Since this seems to occur going down and not up, it something might be happening when you change strings (and your hand doesn't know where to go). Some places where you can check on things is by focusing on one octave, playing it up and then down, and then seeing if you stayed in-key on the way down. Then you can move on and do only the other octave and check the same thing. If you found the culprit with that, then you should practice within that octave until you start to hear it better.

It helps to have a logical way of finding where the problem really lies, which allows you to work specifically on that problem and resolve it quickly, without spending a bunch of time on things which aren't issues. Break it down to the simplest thing you can practice, practice it there until it makes sense, and then add complexity back and practice that until you have gotten to where you wanted.

(I play the analogous-on-violin 3 octave scale of f# major in 5th position, so starting on the 2nd finger - It's actually quite the comfortable finger pattern, but it would be easier to train that pattern on a b-flat major scale, because you get to check intonation 4 times on open strings)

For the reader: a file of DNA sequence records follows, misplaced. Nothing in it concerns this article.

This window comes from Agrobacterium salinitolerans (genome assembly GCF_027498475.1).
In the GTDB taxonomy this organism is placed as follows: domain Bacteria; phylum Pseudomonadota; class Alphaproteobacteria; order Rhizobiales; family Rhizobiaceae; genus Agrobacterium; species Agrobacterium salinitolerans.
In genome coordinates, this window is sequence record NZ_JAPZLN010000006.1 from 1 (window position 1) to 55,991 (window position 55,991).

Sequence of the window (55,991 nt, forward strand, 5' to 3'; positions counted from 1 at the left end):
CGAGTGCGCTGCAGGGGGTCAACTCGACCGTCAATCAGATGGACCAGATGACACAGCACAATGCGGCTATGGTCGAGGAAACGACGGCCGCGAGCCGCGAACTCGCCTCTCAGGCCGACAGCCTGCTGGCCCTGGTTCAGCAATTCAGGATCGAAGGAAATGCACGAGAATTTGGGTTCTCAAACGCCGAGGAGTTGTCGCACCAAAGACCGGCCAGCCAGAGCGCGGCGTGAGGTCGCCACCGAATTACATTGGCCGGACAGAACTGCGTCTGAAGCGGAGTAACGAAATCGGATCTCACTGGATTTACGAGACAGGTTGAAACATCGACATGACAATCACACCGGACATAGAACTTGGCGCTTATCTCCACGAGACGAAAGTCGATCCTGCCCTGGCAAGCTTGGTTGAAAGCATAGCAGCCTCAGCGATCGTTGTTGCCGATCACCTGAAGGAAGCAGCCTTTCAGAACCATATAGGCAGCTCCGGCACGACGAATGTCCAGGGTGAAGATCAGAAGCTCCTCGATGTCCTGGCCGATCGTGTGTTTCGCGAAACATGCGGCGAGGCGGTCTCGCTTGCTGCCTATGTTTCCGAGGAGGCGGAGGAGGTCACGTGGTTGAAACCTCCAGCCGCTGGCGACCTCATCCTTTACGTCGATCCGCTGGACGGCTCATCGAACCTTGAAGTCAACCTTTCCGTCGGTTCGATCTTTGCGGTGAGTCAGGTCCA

April 28, 2021, 3:07 PM · Agree with Adrian; the problem might be the half-step between 4th and first finger. Depending on the size of your hand, length of the 4th finger, and the string length, we should not do all of the extensions that we can do on violin--too dangerous. Descending scales are always a little more difficult than descending. Two ways to "cheat", break the rules a little: do the half-step as 1-1 instead of 4-1. Or, try fingering it as Cb (!) which puts you into 1/2 position. Intonation drift happens when we do not have the resonance of open strings to keep us on track. Singers have the same problem when doing an unaccompanied solo line. Another cause of intonation drift when playing alone is the very small differences between our 3 systems of intonation; melodic-chordal-tempered.